As well as packing Wi-Fi b/g/n the Nokia Lumia 920 is also 4G enabled, giving you access to the super-fast network if it's available in your region.
Sadly we only had a 3G card to hand with our 920, so we weren't able to test its LTE performance.
The Lumia 920 comes with Internet Explorer 10 onboard, which Microsoft claims is the fastest mobile browser on the market.
Unfortunately you're pretty much stuck with IE, as the bug guns such as Chrome, Firefox and Opera have not developed a solution for Windows Phone 8 yet – although there are some other third party options available in the Windows Phone Store.
Browsing certainly isn't a slow experience, with the Lumia 920 loading up mobile sites in just a couple of seconds over Wi-Fi, however the full blown TechRadar site took a good seven or so seconds to display in a usable format and over 15 to fully load – hardly world beating speeds.
Over 3G the Lumia 920 is still pretty impressive, with both mobile and desktop sites loading just as quickly as they did over Wi-Fi, putting in firmly in contention with the Samsung Galaxy S3, HTC One X+ and HTC 8X in terms of speed.
No surprises when we tell you that Bing is the default search engine within Internet Explorer, but unlike the search you access from the dedicated key below the screen, this can be changed for Google if you so wish.
And if anything we found Google to be a fraction quicker when it came to returning our search results.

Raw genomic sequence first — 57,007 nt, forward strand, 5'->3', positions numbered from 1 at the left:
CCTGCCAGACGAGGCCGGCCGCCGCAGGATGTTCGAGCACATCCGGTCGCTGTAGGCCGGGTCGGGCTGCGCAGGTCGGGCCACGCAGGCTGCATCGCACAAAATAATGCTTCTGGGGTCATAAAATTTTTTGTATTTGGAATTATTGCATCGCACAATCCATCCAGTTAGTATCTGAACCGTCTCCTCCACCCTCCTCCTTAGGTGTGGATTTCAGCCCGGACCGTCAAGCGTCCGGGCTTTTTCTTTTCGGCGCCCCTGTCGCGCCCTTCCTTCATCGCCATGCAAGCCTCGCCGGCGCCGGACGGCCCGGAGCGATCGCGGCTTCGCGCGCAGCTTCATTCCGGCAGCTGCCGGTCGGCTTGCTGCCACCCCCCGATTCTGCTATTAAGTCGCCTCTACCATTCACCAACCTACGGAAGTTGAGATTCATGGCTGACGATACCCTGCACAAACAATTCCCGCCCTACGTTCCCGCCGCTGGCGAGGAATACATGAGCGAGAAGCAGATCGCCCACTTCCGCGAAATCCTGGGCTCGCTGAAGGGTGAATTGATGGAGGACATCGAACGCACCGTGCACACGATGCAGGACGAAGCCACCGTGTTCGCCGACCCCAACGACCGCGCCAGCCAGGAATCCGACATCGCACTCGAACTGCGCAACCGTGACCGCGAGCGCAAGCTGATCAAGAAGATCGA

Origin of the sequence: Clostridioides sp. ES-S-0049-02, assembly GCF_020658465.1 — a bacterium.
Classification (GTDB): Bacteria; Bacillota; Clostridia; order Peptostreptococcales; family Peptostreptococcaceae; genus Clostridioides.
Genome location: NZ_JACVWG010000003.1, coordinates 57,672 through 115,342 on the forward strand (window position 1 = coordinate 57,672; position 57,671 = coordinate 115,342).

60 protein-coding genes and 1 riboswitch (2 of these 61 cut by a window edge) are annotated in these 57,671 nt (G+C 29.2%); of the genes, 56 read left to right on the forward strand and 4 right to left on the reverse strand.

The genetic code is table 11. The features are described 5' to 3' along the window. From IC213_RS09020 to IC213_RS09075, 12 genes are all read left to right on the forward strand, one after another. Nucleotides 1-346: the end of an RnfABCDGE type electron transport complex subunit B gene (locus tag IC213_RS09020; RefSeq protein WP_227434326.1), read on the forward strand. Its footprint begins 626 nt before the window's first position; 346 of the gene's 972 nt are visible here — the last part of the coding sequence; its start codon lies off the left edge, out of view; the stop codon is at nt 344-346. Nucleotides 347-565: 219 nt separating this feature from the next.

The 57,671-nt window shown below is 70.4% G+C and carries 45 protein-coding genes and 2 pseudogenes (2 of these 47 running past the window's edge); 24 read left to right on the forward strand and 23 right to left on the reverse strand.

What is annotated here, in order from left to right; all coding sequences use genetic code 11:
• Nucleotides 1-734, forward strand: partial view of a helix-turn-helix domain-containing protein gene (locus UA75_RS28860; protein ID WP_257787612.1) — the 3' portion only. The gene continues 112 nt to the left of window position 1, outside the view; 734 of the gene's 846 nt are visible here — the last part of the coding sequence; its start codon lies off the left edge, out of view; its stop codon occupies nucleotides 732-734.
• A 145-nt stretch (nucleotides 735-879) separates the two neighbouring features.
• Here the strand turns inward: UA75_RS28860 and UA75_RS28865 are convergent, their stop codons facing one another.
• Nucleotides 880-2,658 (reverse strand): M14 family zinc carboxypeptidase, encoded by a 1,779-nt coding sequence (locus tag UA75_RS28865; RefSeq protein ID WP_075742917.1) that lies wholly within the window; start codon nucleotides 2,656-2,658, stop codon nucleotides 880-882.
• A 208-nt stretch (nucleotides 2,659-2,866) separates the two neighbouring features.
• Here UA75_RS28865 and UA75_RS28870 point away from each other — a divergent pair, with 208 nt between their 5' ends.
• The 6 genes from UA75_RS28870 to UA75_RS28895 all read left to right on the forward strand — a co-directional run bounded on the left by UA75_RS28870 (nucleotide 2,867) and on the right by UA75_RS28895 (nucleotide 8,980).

Panning and zooming on pages is a smooth affair, with a gentle, slick motion greeting your gestures, although we did find the Lumia 920 took a second or so to reload a page every now and then.
Annoyingly there's no sign of text reflow, so reading an article can be frustrating, as you need to slide sideways as well as down to read text if you want larger letters.
The 4.5-inch HD display on the Lumia 920 means websites do look splendid, with text and images crisp and clear, keeping the Nokia in the running against its HTC, Samsung and Apple competition.
Tabbed browsing is a popular feature in all web browsers now, and IE 10 is certainly no exception, although it's not quite as quick and easy to fire up a new tab and jump between them as it is on Safari or Chrome.
You need to open up the menu at the base of the browser and hit the tabs button to open a new one, or jump to another which you've already got running.
This makes the whole experience a little clunky and we found ourselves using the function a lot less than we do on Apple and Android handsets. You can repurpose the reload button to perform the same function, but we couldn't decide which option we wanted more, as both are oft-used.
You can't sync Internet Explorer with your Google account or the favourites you have saved on your desktop, so you'll need to add them when you get on the phone, which is easy enough to do with an option to add a page in the menu area.
There's also the option to pin a website to the start screen as a live tile, allowing you to jump into your favourite site without having to open the browser and navigate to it.
While not a major issue, it's still a little frustrating as a number of sites still rely of Flash to deliver content.